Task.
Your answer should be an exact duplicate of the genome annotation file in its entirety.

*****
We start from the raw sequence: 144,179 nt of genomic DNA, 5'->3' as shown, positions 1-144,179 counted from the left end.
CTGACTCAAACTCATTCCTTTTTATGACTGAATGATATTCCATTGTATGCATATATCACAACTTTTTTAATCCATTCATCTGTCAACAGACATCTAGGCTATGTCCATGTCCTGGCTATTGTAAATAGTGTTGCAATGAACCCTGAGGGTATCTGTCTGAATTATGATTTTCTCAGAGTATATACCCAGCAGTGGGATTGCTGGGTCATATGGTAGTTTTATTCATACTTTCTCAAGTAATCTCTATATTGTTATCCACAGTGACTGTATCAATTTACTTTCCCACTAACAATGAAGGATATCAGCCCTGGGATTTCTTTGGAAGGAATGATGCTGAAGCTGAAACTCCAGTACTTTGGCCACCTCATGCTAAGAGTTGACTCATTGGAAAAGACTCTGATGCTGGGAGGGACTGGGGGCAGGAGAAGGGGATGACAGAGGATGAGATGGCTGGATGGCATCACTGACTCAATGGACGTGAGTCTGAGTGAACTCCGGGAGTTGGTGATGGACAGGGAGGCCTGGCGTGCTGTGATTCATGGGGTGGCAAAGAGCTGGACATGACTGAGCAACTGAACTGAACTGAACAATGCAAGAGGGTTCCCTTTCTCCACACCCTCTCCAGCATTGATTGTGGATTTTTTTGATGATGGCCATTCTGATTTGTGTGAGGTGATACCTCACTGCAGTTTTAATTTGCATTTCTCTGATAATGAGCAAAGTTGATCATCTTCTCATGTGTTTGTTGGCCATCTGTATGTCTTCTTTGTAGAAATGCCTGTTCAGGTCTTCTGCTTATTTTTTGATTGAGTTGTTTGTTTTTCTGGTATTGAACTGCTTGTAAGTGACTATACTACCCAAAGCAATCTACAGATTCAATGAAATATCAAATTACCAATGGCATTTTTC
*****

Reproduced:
We start from the raw sequence: 144,179 nt of genomic DNA, 5'->3' as shown, positions 1-144,179 counted from the left end.
CTGACTCAAACTCATTCCTTTTTATGACTGAATGATATTCCATTGTATGCATATATCACAACTTTTTTAATCCATTCATCTGTCAACAGACATCTAGGCTATGTCCATGTCCTGGCTATTGTAAATAGTGTTGCAATGAACCCTGAGGGTATCTGTCTGAATTATGATTTTCTCAGAGTATATACCCAGCAGTGGGATTGCTGGGTCATATGGTAGTTTTATTCATACTTTCTCAAGTAATCTCTATATTGTTATCCACAGTGACTGTATCAATTTACTTTCCCACTAACAATGAAGGATATCAGCCCTGGGATTTCTTTGGAAGGAATGATGCTGAAGCTGAAACTCCAGTACTTTGGCCACCTCATGCTAAGAGTTGACTCATTGGAAAAGACTCTGATGCTGGGAGGGACTGGGGGCAGGAGAAGGGGATGACAGAGGATGAGATGGCTGGATGGCATCACTGACTCAATGGACGTGAGTCTGAGTGAACTCCGGGAGTTGGTGATGGACAGGGAGGCCTGGCGTGCTGTGATTCATGGGGTGGCAAAGAGCTGGACATGACTGAGCAACTGAACTGAACTGAACAATGCAAGAGGGTTCCCTTTCTCCACACCCTCTCCAGCATTGATTGTGGATTTTTTTGATGATGGCCATTCTGATTTGTGTGAGGTGATACCTCACTGCAGTTTTAATTTGCATTTCTCTGATAATGAGCAAAGTTGATCATCTTCTCATGTGTTTGTTGGCCATCTGTATGTCTTCTTTGTAGAAATGCCTGTTCAGGTCTTCTGCTTATTTTTTGATTGAGTTGTTTGTTTTTCTGGTATTGAACTGCTTGTAAGTGACTATACTACCCAAAGCAATCTACAGATTCAATGAAATATCAAATTACCAATGGCATTTTTC